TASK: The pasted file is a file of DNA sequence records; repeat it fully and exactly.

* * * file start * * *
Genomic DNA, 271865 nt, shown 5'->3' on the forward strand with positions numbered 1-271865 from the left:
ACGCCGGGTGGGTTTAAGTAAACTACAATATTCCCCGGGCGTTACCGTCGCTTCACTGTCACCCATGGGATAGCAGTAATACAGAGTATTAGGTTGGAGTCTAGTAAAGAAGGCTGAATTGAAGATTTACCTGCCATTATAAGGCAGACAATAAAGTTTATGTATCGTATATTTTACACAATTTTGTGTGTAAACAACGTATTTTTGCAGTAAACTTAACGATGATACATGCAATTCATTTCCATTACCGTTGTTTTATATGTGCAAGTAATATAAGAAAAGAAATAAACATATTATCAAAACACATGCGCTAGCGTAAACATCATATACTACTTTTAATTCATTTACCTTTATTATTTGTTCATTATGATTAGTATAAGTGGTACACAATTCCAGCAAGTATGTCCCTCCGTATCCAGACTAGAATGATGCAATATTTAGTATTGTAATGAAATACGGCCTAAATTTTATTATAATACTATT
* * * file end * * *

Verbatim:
Genomic DNA, 271865 nt, shown 5'->3' on the forward strand with positions numbered 1-271865 from the left:
ACGCCGGGTGGGTTTAAGTAAACTACAATATTCCCCGGGCGTTACCGTCGCTTCACTGTCACCCATGGGATAGCAGTAATACAGAGTATTAGGTTGGAGTCTAGTAAAGAAGGCTGAATTGAAGATTTACCTGCCATTATAAGGCAGACAATAAAGTTTATGTATCGTATATTTTACACAATTTTGTGTGTAAACAACGTATTTTTGCAGTAAACTTAACGATGATACATGCAATTCATTTCCATTACCGTTGTTTTATATGTGCAAGTAATATAAGAAAAGAAATAAACATATTATCAAAACACATGCGCTAGCGTAAACATCATATACTACTTTTAATTCATTTACCTTTATTATTTGTTCATTATGATTAGTATAAGTGGTACACAATTCCAGCAAGTATGTCCCTCCGTATCCAGACTAGAATGATGCAATATTTAGTATTGTAATGAAATACGGCCTAAATTTTATTATAATACTATT